[EM] Voting by selecting a published ordering
davek at clarityconnect.com
Mon Apr 3 21:00:04 PDT 2006
On Mon, 03 Apr 2006 20:44:45 -0400 Abd ul-Rahman Lomax wrote:
> At 08:16 PM 4/3/2006, Dave Ketchum wrote:
>> Looking much like Condorcet. From there we know that cycles can occur,
>> needing more thought here.
I see nothing prohibiting the following collection of lists:
These happen in Condorcet, and give us headaches as to procedure. I see
nothing here justifying claims as to simplicity in counting.
> The proposal was one which uses any method allowing a ranked ballot. The
> difference between it an standard plurality -- it uses the standard
> plurality ballot -- is that instead of voting for a candidate, strictly,
> one is voting for a list provided by a candidate.
> While it is theoretically possible for that list to not be headed by the
> candidate, we may presume that it is. I.e., we may presume that any
> candidate will put his or her own name at the top of the list.
> It is also possible to do this without using candidate-provided lists,
> in which case it is essentially Asset Voting. But the idea here is that
> candidates have provided a list, which is published, so when voters vote
> for a candidate, they know where their vote goes if that candidate is
> It seems to have been missed by Mr. Ketchum that the voting is for a
> candidate, and that each candidate provides only one list, in advance of
> the election. Hence he asked:
There was NOTHING in the original post restricting a candidate to a single
list. A candidate can certainly know that backers disagree as to second
or lower choice.
>> Starts out looking good but, how many lists might there be with half a
>> dozen candidates?
> Half a dozen.
>> What would this quantity do to the voting machine?
>> How much might this confuse the voter looking for an acceptable
> Not at all. I suppose I might, as a voter, be mildly interested in what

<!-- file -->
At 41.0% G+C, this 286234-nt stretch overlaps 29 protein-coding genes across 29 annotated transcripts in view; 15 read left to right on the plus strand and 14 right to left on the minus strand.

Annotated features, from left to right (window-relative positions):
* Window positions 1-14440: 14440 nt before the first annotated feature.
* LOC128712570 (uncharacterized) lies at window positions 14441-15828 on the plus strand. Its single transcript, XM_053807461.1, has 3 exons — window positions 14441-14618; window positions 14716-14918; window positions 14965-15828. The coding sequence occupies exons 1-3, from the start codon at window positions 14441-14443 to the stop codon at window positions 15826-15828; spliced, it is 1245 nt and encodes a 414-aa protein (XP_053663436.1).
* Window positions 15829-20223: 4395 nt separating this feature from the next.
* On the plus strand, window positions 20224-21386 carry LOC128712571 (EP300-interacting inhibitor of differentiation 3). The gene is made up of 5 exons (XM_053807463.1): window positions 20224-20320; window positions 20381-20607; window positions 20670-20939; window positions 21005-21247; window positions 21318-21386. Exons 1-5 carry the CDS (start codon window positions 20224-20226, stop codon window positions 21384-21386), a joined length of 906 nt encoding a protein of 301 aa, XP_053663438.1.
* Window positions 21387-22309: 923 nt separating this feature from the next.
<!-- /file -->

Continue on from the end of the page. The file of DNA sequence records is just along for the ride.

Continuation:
> my favorite candidate would do with my vote, but, for me, the issue is
> this: if I consider someone trustworthy enough to serve in an office,
> why not consider them trustworthy to vote for someone who is also
> relatively worthy of election.
At this point it matters VERY LITTLE as to what you or I might do. What
matters is what a collection of voters might desire - that could be useful.
Especially for minor candidates that expect to lose, their backers very
likely disagree as to second choices.
> This is an extremely simple ballot and process. The method by which the
> lists are used would be any ranked ballot method, as if the voters had
> marked the ballot with one of the provided lists. I understand that in
> STV elections, parties often provide such lists anyway, and very many
> voters, out of party loyalty, use them.
> This method is quite clearly superior to standard plurality and, in my
> view, to IRV. It allows experts to make ranking decisions, with the
> public choosing their favorite *expert*. (Candidates frequently know
> other candidates, far better than does the public.)
>> > This is exactly the kind of simplicity that we need to get a viable
>> improvement over plurality for public elections.
> I agree that it is totally simple. Any complexity would be the
> complexity of the exact election method chosen. However, reporting and
> counting the vote would be much simpler, because the vote can be
> reported just the same as plurality. It is only in the analysis that the
> difference comes. And anyone can do that calculation, using the provided
>> Sounds like as much trouble as Condorcet and in counting complexity,
>> though doable with present voting machines - provided they can tolerable
>> the number of choices.
> Of course, the method was misunderstood. The number of choices is the
> number of candidates, same as in plurality, and the counting complexity
> is actually low, since precincts can simply report the standard vote
> counts, they do not have to analyze. Analysis will be no more complex
> than required by the ranked election method used, and should be easier
> because of the limited number of ballot types involved.
> This is a case where overvoting could create problems; however, there
> might be a way to analyze overvotes that would work. But I won't get
> into that here, I'm just noting that there is, with this proposal, on
> the face, a reason to discard overvotes that is rational, unlike the
> case with discarding them under standard plurality. Overvotes here,
> unlike the case with standard plurality, would create counting
> complexity even if a way is determined to use them. I'd agree with
> keeping it simple.
davek at clarityconnect.com people.clarityconnect.com/webpages3/davek
Dave Ketchum 108 Halstead Ave, Owego, NY 13827-1708 607-687-5026
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